COVID-19 cases were on a steady decline over the past six months, proving the efficacy of vaccination and mask wearing. Now, thanks to the delta variant, cases are back on the rise. The Centers for Disease Control and Prevention (CDC) documented just one week ago that cases are up by nearly 70%. Hospitalization rates are up nearly 36%, suggesting that dramatic surges are the direct result of relaxed mask guidances and low rates of vaccinations.
The delta variant is a highly transmissible variant of the coronavirus, and it was first discovered in the United States in March 2021. It quickly became the dominant strain out of all the variants. Infectious disease experts say that delta’s rise is not unexpected. For example, the United Kingdom has a similar vaccination rate to the United States and the delta variant makes up 90% of new cases now. Originally, the alpha variant was the dominant strain, but the delta quickly took over by mid-June 2021.
How Much More Contagious Is The Delta Variant?
According to health experts, the delta variant appears to be 225% more transmissible than the original SARS-CoV-2 strains. It also spreads 50% faster than the alpha variant. A report from China said that people who contract the delta variant have about 1,000 times more copies of the virus in their respiratory tracts than those infected with the original strain. Additionally, people with the delta variant are infectious earlier in the course of illness. In all measures, delta is more transmissible. It infects initial cells and the next cells more quickly than ever before. For this reason, the World Health Organization (WHO) deemed it “the fastest and the fittest.”
The Pandemic Of The Unvaccinated
Currently, the United States is experiencing an average of 26,000 new cases per day. For a seven-day average, that is 70% higher than it was a mere week ago. The horrifying reality is that nearly all of the hospitalizations and deaths are among the unvaccinated. In fact, the COVID-19 surges and outbreaks in the United States have been occurring in areas with the lowest vaccination rates. On the other hand, communities with higher vaccination rates continue to experience lower rates of infection. According to current medical data, the states that are currently experiencing high surges include Nevada, Florida, Missouri, and Louisiana.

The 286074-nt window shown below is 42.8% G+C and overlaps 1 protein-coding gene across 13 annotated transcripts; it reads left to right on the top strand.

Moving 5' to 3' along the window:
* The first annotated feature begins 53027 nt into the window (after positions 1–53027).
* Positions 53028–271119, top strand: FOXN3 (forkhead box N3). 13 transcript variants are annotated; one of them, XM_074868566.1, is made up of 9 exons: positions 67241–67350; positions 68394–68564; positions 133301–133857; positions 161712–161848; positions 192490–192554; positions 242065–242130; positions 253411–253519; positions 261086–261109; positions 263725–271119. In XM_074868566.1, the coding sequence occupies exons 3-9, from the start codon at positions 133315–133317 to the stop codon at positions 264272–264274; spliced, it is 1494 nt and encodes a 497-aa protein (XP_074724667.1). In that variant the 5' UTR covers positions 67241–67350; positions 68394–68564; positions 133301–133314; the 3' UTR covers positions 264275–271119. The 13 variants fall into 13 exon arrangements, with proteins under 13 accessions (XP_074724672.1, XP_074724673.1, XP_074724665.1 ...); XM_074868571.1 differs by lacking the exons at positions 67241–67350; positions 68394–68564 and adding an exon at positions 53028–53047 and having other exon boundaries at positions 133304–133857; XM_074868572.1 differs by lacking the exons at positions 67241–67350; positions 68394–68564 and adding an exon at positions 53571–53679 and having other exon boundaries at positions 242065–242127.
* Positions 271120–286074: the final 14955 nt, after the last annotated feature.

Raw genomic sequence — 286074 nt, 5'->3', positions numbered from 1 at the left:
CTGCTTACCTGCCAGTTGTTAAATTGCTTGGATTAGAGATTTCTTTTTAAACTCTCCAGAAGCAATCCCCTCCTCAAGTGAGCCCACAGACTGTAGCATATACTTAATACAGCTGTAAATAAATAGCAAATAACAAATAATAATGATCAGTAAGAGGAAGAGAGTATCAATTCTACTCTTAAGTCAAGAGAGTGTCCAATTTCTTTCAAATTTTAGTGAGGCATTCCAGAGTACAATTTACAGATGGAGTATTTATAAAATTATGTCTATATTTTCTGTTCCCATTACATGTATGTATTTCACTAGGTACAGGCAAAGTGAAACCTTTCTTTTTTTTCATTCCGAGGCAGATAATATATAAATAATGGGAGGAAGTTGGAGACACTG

As numbers continue to rise, several states and counties have re-implemented mask mandates for indoor public spaces. People in Los Angeles County, for example, now have to wear masks when inside public spaces, regardless of vaccination status. Many health experts agree that wearing a mask in public is a smart move. The intermingling of vaccinated and unvaccinated people without masks poses a threat to the public, but mainly the unvaccinated.
It’s clear now that unvaccinated people did not follow the recommended indoor masking guidelines. Many stopped wearing masks with the new mask mandates in place. It’s interesting that 90% of people in a grocery store could be without masks, when less than 60% of Americans are fully vaccinated. It puts unvaccinated people, children, and people who are immunocompromised at risk. In fact, several reports show that roughly 99.5% of COVID-19 cases across several states in the U.S. were in unvaccinated people. This is sad news for hospitals, which have started to feel the strain of higher infection rates.
Is There Good News?
Even though the delta variant is more transmissible and is the dominant coronavirus strain, COVID-19 cases, hospitalizations, and deaths in the U.S. are lower than they were in peak seasons. That being said, there are many states, as we mentioned earlier, that continue to experience higher surges. Infectious disease specialists still encourage people to get the vaccine, as vaccination seems to be the best preventative measure. The COVID-19 vaccine has proven efficacy against the delta variant, making the risk of infection or severity of illness a lot lower for vaccinated people. It seems that COVID-19 is now largely a disease of unvaccinated people. Continue to practice preventative safety measures to keep yourself and others safe. Mask up indoors, wash your hands, and consider the vaccination status of people you interact with.